The following table summarizes the compensation components of Gildan’s executive compensation program for fiscal 2019, including the objectives of each component and the criteria impacting each component’s value:
Component
Key Feature
Form
Criteria
Risk-Mitigating Elements
Objectives
Base Salary
Fixed pay rate
Individual salary recommendations based on competitive assessment and economic outlook, leadership and retention
Performance period: 1 year
Cash
Proxy Reference Group data
External benchmarking
Individual contribution and performance
Use of external advisor and peer group analysis
Attract and retain top talent
Recognize level of responsibilities, individual experience and contribution to the Company’s performance
Short-Term Incentive (SCORES)
Annual award mainly based on achievement of pre-determined corporate performance objectives
Individual strategic objectives
Performance period: 1 year
Cash
Revenue
Adjusted diluted EPS performance
Attainment of individual strategic objectives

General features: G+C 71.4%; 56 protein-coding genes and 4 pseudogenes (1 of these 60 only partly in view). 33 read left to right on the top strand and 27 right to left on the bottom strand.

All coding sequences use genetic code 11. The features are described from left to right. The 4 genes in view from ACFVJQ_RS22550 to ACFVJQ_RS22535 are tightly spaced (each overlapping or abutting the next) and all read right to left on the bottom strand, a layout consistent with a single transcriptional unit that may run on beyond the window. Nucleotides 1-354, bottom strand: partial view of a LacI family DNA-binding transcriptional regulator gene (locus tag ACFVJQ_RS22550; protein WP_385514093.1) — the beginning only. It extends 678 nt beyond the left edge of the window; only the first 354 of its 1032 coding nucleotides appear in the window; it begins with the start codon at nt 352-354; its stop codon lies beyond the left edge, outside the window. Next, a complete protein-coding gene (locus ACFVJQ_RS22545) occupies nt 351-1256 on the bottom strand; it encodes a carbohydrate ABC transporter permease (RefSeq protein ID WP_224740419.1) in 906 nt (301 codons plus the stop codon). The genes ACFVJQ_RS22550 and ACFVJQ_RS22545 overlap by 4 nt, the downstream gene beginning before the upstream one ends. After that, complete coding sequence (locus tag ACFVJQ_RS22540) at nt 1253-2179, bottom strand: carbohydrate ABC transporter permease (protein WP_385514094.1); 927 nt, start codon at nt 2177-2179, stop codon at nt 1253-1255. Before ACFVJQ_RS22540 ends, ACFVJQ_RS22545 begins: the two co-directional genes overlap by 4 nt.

Capped to two-times target
Use of external advisor and peer group analysis
Subject to the clawback policy
Motivate executives to attain and exceed the Company’s annual goals and financial targets
Long-Term Incentives
3-year vesting period for annual awards
Cliff vests
PSUs vest upon meeting performance criteria
PSUs
Time-based RSUs
Performance based on average RONA improvement, and Revenue and Adjusted diluted EPS growth
Targets in line with the strategic plan
Share price
Multiple metrics
Use of external advisor and peer group analysis
Subject to the clawback policy
Motivate executives to create value for the Company at a level that exceeds targets


MANAGEMENT INFORMATION CIRCULAR 40

COMPENSATION DISCUSSION AND ANALYSIS

Component
Key Feature
Form
Criteria
Risk-Mitigating Elements
Objectives
Retirement Benefits
Defined contribution plans (RRSP/DPSP in Canada, 401(k) in the US)
Cash payments following retirement
Market data used to determine executive contributions to retirement programs